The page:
Abstract Title:

Preclinical evidence for nitrogen-containing bisphosphonate inhibition of farnesyl diphosphate (FPP) synthase in the kidney: implications for renal safety.

Abstract Source:

Toxicol In Vitro. 2008 Jun;22(4):899-909. Epub 2008 Jan 26. PMID: 18325729

Abstract Author(s):

Anke Lühe, Klaus-Peter Künkele, Monika Haiker, Karen Schad, Christine Zihlmann, Frieder Bauss, Laura Suter, Thomas Pfister

Article Affiliation:

F. Hoffmann-La Roche Ltd., Non-Clinical Drug Safety, CH-4070 Basel, Switzerland. anke.luehe@roche.com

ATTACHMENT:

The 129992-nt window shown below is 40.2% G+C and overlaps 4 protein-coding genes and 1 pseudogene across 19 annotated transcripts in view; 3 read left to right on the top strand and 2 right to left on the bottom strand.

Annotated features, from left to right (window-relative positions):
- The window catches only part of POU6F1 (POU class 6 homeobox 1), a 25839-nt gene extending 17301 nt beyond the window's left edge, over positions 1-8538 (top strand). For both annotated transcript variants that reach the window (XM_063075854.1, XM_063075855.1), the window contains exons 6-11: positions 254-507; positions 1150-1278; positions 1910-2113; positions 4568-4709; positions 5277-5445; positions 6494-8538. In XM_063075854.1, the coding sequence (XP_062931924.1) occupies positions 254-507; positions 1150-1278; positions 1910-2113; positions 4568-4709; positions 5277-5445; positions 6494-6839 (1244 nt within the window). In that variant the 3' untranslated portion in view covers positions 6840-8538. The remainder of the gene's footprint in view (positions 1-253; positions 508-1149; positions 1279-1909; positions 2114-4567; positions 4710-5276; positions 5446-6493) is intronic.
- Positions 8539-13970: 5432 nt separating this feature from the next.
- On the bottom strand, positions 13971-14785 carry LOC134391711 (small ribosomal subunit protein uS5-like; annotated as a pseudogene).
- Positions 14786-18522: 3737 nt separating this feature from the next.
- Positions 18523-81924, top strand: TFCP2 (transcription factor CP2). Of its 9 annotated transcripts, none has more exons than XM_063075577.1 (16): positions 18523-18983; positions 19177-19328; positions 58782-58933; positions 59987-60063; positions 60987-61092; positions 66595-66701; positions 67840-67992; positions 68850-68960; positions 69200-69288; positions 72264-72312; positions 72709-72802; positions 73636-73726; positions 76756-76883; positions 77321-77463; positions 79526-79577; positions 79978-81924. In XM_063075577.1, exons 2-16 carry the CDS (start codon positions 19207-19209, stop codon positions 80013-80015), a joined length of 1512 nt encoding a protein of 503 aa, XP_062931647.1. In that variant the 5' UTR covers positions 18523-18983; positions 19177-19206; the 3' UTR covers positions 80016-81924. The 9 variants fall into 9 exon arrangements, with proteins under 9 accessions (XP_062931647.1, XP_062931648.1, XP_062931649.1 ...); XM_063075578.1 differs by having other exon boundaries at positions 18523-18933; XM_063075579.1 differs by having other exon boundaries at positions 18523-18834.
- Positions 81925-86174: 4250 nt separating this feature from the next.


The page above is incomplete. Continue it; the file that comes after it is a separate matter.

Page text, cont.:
Bisphosphonates are potent inhibitors of osteoclast-mediated bone resorption and play an important role in the treatment of osteoporosis, metastatic bone disease, and Paget disease. However, nephrotoxicity has been reported with some bisphosphonates. Nitrogen-containing bisphosphonates directly inhibit farnesyl diphosphate (FPP) synthase activity (mevalonate pathway) and reduce protein prenylation leading to osteoclast cell death. The aim here was to elucidate if this inhibition also occurs in kidney cells and may directly account for nephrotoxicity. In an exploratory study in rats receiving zoledronate or ibandronate an approximate 2-fold increase in FPP synthase mRNA levels was observed in the kidney. The involvement of the mevalonate pathway was confirmed in subsequent in vitro studies with zoledronate, ibandronate, and pamidronate, using the non-nitrogen containing bisphosphonate clodronate as a comparator. In vitro changes in FPP synthase mRNA expression, enzyme activity, and levels of prenylated proteins were assessed. Using two cell lines (a rat normal kidney cell line, NRK-52E, and a human kidney proximal tubule cell line, HK-2), ibandronate and zoledronate were identified as most cytotoxic (EC50: 23/>1000 microM and 16/82 microM, respectively) and as the most potent inhibitors of FPP synthase (IC50; 1.6/7.4 microM and 0.5/0.7 microM, respectively). In both cell lines, inhibition of FPP synthase activity occurred prior to a decrease in levels of prenylated proteins followed by cytotoxicity. This further supports that the mechanism responsible for osteoclast inhibition (therapeutic effect) might also underlie the mechanism of nephrotoxicity.

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